I’ve got books

An abiding dream of mine is to open a wee bookshoppe when I’m a little old lady. So, I’ve always been partial to books on books and bookshops. Here’s an article on the pseudo-payola policies of a major bookstore chain the UK.

What it reveals doesn’t come as a surprise, but a saddening summary of how things are. The mouth of the beast devours, man. When I visited Waterstone’s in London early this year, I wouldn’t say it definitely had an ultra-depressing ‘superstore’ feel to it (though I may be conditioned by the only two worthwhile bookstores in Singapore being superstores). It just didn’t generate the homeliness and excitement of discovery that Foyles (also in London) or Book Soup (in LA) could. I swear I could feel myself morphing into a kid in a candystore while in the latter.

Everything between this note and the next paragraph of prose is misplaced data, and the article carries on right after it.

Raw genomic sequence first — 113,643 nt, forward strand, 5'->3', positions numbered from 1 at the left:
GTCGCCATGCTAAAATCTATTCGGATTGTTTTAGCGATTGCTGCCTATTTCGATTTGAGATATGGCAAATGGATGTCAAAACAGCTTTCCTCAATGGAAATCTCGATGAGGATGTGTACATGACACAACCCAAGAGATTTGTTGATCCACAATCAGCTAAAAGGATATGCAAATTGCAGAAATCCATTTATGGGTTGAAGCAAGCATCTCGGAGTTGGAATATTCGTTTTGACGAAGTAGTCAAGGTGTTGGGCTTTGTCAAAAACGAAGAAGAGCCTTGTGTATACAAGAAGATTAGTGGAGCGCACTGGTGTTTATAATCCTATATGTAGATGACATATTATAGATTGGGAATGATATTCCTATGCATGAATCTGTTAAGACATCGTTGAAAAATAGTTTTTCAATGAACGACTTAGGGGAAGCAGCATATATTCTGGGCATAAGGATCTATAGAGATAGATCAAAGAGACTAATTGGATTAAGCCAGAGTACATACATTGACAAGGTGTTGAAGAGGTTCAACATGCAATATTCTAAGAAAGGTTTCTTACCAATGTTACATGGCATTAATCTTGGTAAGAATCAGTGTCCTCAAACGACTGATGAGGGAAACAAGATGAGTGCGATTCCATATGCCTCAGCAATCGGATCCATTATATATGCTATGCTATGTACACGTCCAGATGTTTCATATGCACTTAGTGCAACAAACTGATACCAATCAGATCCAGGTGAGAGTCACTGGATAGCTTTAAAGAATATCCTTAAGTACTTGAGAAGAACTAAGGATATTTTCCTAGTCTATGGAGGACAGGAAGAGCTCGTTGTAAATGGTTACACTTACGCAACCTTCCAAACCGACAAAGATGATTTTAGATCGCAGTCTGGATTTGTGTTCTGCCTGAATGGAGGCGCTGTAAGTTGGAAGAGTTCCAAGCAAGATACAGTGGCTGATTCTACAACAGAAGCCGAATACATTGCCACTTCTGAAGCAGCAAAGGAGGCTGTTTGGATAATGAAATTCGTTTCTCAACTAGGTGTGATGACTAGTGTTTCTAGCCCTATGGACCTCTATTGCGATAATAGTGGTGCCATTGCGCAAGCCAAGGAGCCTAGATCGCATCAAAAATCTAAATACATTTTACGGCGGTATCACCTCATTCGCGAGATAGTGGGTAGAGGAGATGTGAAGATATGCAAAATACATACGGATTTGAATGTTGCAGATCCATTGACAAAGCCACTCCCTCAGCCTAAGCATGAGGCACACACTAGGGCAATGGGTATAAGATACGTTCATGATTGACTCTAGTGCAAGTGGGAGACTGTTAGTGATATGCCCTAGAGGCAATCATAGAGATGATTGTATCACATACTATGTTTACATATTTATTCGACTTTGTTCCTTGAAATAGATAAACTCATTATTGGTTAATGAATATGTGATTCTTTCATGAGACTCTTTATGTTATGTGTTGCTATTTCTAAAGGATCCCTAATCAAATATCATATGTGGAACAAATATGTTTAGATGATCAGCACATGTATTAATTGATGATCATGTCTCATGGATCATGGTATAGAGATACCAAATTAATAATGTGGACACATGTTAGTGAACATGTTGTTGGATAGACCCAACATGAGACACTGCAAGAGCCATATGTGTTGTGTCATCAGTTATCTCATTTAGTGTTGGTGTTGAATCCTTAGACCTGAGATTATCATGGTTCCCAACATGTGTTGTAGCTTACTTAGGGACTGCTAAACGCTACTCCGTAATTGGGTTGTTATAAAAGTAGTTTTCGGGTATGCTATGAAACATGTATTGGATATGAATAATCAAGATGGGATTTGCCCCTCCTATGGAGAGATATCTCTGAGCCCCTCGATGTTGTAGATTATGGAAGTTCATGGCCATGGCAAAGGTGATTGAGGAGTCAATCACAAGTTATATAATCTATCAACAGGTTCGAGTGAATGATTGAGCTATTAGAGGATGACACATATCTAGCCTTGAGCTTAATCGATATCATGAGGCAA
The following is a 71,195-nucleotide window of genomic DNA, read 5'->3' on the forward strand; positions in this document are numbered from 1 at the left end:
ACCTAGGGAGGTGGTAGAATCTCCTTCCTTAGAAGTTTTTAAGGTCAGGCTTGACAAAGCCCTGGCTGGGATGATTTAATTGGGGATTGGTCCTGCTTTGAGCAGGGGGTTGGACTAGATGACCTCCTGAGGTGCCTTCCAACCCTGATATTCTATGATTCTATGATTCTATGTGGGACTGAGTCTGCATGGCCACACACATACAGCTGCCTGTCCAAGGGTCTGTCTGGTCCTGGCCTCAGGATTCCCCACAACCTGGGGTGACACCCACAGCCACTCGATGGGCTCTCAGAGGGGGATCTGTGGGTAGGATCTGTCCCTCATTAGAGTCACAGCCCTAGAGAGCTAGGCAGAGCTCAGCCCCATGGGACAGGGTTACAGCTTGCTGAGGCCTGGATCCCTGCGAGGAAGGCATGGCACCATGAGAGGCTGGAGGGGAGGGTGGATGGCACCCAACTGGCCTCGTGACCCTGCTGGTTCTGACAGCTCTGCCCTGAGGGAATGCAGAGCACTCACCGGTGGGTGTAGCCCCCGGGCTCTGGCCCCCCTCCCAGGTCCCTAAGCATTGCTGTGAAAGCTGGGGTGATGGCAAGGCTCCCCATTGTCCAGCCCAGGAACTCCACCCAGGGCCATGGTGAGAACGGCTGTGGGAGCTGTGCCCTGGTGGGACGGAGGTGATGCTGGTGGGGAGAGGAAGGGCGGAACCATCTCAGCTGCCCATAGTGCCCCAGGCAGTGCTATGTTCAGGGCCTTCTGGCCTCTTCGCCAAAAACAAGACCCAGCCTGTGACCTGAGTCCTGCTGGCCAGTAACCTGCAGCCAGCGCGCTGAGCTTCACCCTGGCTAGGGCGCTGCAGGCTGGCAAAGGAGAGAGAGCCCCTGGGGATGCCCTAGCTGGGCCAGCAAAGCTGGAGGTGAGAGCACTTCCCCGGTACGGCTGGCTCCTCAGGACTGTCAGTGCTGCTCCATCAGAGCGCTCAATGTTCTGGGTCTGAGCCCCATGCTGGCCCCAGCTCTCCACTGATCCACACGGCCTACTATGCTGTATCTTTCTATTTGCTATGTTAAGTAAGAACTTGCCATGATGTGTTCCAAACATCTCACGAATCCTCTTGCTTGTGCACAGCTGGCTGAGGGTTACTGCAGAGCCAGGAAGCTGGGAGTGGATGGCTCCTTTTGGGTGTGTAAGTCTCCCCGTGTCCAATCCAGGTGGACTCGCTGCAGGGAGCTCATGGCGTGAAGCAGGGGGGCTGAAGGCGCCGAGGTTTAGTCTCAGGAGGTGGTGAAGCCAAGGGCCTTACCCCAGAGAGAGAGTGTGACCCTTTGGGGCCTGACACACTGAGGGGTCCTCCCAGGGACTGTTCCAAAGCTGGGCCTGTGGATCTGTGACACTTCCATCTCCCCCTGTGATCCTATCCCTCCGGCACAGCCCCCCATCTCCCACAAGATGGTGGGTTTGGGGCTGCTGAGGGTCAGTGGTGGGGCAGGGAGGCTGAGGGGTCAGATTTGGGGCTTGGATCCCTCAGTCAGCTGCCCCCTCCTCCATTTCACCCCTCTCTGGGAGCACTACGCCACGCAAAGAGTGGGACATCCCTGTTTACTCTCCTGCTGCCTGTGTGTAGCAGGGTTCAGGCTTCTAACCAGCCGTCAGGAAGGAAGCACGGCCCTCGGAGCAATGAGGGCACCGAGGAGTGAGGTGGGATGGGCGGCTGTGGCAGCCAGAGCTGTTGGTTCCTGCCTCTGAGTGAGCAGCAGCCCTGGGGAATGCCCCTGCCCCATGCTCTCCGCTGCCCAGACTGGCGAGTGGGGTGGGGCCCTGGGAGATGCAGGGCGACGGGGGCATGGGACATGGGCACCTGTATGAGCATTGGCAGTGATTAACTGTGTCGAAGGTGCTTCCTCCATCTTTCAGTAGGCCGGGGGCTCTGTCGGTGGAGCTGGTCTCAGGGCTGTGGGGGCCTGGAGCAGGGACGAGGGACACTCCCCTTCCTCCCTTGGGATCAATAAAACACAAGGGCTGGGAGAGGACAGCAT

The most impressive superstore, structurally, would be the Barnes & Noble in LA, at The Grove at Farmers Market. But while it had the elements right (comfort, selection, provision of everything a browser would want), I didn’t feel a tinge of wistfulness when I walked out.

Unfortunately for whoever, I’m not the kind of person who would exclusively get her fixes from a particular bookstore out of loyalty — price is an important factor for me (though now I factor in transport costs into that too) — so I can see why what’s detailed in You’ve Got Mail has been happening all over the world.

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